It’s still a real animal it’s just a fur mutation basically a reskin or cosmetic it’s not mythical and it’s not unrealistic research into the mutations listed!I’m liking the fact that planZoo is more or less realistic (apart from a couple little mistakes or bugs). So id rather keep it like that personally. Maybe in a couple years when they’ve exhausted all animals and add a mythological creatures DLC while grasping at straws they can add less realistic skin tones for existing animals too.
If it’s Very very very rare that no one has ever seen or photographed, then it’s probs best keeping it that way and not adding it to the game just yet.
I did indeed reply to that in a massive arguement but I dont know if I swore or what but it was deleted within 5-10mins out of no whereI love how he replies to every single post with a pinch of passive aggression,but completely ignores my post,which debunked all of his "arguments".
It’s not stripeless yet in game I breed them all the time and it has faint brown stripes and I already knew everything he/she said and then retaliated with a huge arguement that proved her wrong but it was deleted almost instantlyI'm happy that you're writing this to teach other People more about Mutations. Even if there is no known Case of a completely melanistic Lion, a partially melanistic Lion was once born in Glasgow Zoo but it was sterile. http://glasgowzoo.co.uk/articles/carnivores/zoolions.php
I would really like a pseudo-melanistic Tiger and if someone wants a white stripe less Tiger, I think they should try it with Siberian Tigers. The Mutation of the Siberian Tiger seem to be white and stripe less but I'm not sure because I saw only the Icon.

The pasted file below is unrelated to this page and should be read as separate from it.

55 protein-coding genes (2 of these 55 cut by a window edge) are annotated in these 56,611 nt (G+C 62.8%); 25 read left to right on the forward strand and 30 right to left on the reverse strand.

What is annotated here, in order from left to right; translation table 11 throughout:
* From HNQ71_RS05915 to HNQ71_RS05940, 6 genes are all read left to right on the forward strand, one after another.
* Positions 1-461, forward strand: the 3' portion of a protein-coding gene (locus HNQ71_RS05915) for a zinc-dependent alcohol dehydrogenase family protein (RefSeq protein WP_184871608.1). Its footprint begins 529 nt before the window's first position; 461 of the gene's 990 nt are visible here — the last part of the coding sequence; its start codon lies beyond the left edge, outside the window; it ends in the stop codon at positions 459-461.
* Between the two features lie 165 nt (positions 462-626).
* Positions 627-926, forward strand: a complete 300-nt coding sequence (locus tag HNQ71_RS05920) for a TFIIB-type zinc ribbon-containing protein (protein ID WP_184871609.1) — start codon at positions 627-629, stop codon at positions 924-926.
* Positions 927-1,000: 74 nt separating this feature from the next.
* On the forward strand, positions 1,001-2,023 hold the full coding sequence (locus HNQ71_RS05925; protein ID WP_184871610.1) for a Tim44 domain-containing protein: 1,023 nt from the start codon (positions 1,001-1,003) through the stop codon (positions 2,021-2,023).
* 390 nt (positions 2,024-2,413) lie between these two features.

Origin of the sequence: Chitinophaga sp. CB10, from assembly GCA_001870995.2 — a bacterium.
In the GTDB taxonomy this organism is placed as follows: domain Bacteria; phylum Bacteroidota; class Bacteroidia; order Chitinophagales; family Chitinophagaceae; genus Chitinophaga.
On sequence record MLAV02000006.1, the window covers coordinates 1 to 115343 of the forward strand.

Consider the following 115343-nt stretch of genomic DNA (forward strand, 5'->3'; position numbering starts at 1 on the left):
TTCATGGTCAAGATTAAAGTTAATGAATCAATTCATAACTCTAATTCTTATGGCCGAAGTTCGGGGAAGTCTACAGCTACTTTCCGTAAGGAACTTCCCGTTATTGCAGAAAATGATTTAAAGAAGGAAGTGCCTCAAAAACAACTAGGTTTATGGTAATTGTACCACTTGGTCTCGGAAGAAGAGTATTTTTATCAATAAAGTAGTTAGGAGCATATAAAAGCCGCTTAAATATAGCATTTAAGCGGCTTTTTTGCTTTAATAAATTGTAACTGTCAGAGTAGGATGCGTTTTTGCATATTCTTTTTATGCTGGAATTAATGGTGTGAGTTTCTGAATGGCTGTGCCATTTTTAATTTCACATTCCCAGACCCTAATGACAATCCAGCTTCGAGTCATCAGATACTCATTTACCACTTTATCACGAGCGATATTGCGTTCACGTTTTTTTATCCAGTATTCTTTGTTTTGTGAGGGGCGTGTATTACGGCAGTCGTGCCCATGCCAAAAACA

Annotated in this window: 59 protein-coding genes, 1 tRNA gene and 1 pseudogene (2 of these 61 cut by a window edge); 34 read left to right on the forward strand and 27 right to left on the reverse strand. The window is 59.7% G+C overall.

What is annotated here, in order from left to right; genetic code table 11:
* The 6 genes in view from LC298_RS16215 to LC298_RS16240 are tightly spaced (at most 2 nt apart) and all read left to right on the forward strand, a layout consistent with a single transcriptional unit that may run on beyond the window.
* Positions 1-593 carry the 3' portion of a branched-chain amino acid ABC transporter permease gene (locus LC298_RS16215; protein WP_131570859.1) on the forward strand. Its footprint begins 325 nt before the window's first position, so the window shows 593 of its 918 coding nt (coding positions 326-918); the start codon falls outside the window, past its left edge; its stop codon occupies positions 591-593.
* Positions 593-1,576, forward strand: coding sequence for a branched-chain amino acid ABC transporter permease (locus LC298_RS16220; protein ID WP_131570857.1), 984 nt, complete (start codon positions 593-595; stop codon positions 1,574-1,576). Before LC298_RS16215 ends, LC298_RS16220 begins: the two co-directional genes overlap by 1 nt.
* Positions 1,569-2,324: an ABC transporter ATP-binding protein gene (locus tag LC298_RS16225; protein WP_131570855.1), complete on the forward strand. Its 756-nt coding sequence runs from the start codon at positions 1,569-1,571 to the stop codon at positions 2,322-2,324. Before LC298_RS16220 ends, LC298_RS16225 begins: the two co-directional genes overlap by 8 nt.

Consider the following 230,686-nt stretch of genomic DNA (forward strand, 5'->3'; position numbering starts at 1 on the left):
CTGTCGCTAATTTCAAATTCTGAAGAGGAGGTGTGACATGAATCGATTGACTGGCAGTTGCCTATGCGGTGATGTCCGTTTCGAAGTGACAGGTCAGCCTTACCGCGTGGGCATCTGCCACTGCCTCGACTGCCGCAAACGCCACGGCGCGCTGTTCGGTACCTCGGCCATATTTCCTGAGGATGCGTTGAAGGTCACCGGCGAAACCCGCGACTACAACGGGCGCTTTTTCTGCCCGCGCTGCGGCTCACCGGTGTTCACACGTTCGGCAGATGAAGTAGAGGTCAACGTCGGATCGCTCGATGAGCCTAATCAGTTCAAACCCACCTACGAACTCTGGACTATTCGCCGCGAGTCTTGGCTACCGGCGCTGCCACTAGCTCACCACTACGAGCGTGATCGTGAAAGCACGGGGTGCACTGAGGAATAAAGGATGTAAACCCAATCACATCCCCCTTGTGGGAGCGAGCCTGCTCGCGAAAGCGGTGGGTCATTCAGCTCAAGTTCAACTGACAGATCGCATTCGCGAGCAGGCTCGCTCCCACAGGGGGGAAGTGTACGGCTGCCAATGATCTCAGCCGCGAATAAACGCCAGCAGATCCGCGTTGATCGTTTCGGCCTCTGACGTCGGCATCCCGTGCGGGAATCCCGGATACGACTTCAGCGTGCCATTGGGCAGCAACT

Can Siberian Tigers even be leucistic? The Zoopedia says there were white Siberian Tigers born but as far as I know only Bengal Tigers and the Offspring of Bengal Tigers and Siberian Tigers can be leucistic. But this wouldn't really count because it would be no pure Siberian Tiger
I think if we had somes decent variation in the normal animals coat colours/patterns, people wouldn't be asking for rare mutations as much. Sadly it's very lacking.Uhh, it would have be great to have at least a few different noticable regular animal coats (color shade/pattern differnece), maybe one or two rare (recessive) colors + one/two mutations... but just more variety in regular coats would be great...
I think all white Tigers (at least in Captivity) are the Descendants of one white Bengal Tiger that was captured in the Wild. White "Siberian" Tigers also exist but they are as far as I know all Bengal x Siberian Tiger CrossbreedsI thought white tigers are from captive crossbreeding of a Bengal x Siberian.
Ah, I edited that - it's the ghost/snow white tigers (white ones without the obvious stripes) that seem to come from a zoo breeding of a bengal x bengal with siberian ancestry.I think all white Tigers (at least in Captivity) are the Descendants of one white Bengal Tiger that was captured in the Wild
Check my post above this quote. Wooly cheetahs are in fact a thing, they're just not generally /called/ that.
Woolly cheetahs were reported in the 19th century as a separate species of cheetah that had longer, denser fur. Several specimens were obtained. It may be that creatures were in fact the same species as the present-day cheetah, but with a genetic disposition to long fur. The woolly cheetah has, in any case, vanished.
In 1877, Philip Sclater of the Zoological Society of London wrote of a recent acquisition by the zoo: It presents generally the appearance of a cheetah, but is thicker in the body, and has shorter and stouter limbs, and a much thicker tail. When adult it will probably be considerably larger than the cheetah, and is larger even now than our three specimens of that animal. The fur is much more woolly and dense than in the cheetah, as is particularly noticeable on the ears, mane and tail.